St. Anthony’ Fire

Spring is in the air and plants and grasses are beginning to sprout. I thought it would be a good time to post about the latest painting added to my website called "Memory Field." It is a landscape painting of a field of grain ready for harvest in front of a vibrant blue sky that I painted from memory. This piece was part of the "Dangerous Beauties, Poisonous Plants and How to Love Them" series.

The poisonous plant featured in this painting is not really a plant per say but a group of fungi in the genus Claviceps. Ergot also refers to the typically elongated fungal structure, technically known as a sclerotium. The spores attack open flowers of rye, pretending to be a grain of pollen, which gives access to the ovary. The fungus does not kill the plant but it is toxic to people. It contains a precursor to LSD that survives the process of being baked into bread.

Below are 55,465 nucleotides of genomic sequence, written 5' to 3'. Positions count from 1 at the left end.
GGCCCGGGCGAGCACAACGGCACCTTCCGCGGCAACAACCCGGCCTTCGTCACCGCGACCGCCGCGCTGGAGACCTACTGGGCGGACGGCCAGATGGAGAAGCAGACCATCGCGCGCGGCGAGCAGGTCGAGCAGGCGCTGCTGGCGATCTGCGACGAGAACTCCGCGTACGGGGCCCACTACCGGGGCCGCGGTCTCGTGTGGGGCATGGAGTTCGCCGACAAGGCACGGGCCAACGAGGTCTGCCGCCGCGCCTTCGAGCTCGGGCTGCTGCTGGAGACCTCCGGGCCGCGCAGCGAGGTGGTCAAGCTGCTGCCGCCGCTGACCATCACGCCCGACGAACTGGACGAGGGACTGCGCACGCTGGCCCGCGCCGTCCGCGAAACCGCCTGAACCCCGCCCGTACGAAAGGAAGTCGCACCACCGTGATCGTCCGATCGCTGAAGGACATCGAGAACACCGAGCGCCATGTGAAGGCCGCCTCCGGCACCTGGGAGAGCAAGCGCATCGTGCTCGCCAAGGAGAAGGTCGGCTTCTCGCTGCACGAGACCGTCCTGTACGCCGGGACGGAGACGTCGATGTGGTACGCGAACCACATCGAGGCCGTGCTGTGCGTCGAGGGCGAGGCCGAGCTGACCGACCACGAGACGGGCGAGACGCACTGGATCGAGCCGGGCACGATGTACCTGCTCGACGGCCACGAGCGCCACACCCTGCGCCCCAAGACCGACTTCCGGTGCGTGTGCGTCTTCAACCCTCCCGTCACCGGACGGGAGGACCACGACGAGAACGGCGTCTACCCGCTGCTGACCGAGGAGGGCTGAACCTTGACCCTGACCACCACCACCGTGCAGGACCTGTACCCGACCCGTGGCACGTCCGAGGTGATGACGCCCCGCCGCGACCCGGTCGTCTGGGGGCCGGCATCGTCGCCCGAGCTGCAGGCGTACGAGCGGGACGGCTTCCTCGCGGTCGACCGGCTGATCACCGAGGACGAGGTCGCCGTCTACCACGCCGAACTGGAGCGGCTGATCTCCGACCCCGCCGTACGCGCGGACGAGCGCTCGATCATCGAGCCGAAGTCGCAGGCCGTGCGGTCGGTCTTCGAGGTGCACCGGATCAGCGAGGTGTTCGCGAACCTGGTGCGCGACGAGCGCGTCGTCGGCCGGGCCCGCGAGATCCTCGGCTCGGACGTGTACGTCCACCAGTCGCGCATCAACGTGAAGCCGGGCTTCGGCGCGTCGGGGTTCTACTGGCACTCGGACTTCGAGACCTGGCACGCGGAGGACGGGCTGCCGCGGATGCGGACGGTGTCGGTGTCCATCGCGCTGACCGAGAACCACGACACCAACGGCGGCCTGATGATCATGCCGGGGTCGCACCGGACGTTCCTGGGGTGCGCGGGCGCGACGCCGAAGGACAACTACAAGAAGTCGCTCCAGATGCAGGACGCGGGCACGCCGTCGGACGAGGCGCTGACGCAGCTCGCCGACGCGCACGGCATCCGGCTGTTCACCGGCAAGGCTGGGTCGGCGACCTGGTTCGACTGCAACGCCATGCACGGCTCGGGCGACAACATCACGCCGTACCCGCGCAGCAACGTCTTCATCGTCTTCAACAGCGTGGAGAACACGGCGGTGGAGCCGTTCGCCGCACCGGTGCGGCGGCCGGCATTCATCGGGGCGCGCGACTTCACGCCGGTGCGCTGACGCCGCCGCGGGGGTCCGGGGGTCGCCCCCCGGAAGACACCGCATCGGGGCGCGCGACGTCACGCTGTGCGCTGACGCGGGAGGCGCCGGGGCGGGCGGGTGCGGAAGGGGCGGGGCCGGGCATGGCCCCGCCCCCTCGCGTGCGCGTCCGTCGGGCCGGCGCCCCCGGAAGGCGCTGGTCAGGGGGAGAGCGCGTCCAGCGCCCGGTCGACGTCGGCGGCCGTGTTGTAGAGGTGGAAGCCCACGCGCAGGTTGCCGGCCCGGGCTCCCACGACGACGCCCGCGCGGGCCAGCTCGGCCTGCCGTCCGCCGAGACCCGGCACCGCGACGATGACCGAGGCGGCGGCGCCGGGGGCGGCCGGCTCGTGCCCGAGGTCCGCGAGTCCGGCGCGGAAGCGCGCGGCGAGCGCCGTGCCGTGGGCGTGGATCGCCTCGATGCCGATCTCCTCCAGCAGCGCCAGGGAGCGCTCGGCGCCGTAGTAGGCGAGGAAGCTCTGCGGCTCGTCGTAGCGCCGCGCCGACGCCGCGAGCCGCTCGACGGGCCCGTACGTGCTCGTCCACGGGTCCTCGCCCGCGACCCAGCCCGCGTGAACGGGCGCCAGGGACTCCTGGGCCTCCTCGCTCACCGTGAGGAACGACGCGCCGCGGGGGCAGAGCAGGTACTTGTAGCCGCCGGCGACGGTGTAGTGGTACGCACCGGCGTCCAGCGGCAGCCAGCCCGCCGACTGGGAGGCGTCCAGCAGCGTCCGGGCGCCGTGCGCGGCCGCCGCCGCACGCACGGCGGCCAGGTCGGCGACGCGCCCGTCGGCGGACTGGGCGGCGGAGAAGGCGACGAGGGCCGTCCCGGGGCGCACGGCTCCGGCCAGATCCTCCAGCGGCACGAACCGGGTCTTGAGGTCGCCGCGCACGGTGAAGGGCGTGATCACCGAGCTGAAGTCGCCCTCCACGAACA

In the Middle Ages, outbreaks called St. Anthony's fire or dancing mania made entire villages go crazy at once. Because rye is a peasant grain, outbreaks of the illness were more common in the lower class, fueling revolutions and peasant uprisings.

Some historians have speculated that the Salem witch trials came about because girls poisoned by ergot had seizures that led townspeople to conclude that they'd been bewitched.

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